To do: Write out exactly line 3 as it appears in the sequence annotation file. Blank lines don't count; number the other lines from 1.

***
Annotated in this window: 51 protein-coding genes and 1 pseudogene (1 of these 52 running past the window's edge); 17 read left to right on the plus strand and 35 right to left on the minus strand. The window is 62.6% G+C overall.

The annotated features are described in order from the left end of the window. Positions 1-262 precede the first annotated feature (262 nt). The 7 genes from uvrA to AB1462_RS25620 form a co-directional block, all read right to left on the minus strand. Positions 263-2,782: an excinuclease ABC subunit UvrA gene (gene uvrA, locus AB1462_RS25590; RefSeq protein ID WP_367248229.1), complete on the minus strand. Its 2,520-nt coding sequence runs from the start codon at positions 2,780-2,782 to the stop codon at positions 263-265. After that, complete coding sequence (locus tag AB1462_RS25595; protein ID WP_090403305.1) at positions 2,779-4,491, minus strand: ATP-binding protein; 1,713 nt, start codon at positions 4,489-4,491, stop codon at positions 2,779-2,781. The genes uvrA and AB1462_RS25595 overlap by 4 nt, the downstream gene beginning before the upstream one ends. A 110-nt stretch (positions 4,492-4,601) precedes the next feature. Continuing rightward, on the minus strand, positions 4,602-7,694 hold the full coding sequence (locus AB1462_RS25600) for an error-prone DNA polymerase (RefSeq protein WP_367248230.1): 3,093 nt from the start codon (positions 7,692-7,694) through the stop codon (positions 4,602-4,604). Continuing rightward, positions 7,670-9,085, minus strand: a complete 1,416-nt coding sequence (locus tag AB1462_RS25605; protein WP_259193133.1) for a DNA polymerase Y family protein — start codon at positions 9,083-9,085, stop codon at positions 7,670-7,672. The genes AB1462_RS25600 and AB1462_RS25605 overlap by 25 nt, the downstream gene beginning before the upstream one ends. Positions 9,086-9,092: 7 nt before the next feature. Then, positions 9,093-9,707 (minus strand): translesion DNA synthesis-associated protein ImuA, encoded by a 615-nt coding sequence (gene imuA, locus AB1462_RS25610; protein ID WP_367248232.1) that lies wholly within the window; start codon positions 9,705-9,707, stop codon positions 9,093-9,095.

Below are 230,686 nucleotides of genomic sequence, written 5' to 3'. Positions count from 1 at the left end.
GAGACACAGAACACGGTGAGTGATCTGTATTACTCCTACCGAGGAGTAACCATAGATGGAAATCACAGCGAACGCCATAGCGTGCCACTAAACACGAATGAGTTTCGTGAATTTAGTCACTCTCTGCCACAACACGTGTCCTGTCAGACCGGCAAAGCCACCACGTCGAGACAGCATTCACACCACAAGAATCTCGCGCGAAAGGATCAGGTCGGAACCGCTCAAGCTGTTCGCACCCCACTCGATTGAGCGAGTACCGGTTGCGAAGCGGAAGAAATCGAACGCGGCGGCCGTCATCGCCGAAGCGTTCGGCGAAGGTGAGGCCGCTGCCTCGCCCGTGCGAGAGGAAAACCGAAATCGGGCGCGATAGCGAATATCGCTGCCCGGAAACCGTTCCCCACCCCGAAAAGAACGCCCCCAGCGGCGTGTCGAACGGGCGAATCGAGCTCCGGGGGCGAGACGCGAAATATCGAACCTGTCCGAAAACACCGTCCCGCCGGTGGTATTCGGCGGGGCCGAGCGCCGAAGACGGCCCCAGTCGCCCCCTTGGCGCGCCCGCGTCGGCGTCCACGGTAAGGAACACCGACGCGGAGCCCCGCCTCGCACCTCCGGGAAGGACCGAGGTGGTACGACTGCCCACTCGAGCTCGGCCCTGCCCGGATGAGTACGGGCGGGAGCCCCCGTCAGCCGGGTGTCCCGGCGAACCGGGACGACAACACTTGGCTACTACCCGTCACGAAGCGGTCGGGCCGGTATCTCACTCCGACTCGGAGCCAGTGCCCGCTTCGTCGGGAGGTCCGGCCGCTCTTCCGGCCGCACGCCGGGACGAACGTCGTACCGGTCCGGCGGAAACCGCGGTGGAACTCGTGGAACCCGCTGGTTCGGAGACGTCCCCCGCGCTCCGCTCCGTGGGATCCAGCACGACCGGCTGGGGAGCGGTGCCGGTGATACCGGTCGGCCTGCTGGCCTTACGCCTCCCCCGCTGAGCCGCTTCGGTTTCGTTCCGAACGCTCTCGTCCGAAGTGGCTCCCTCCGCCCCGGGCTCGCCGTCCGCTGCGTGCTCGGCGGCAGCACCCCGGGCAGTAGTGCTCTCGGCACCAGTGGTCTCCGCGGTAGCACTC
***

Below are 230,686 nucleotides of genomic sequence, written 5' to 3'. Positions count from 1 at the left end.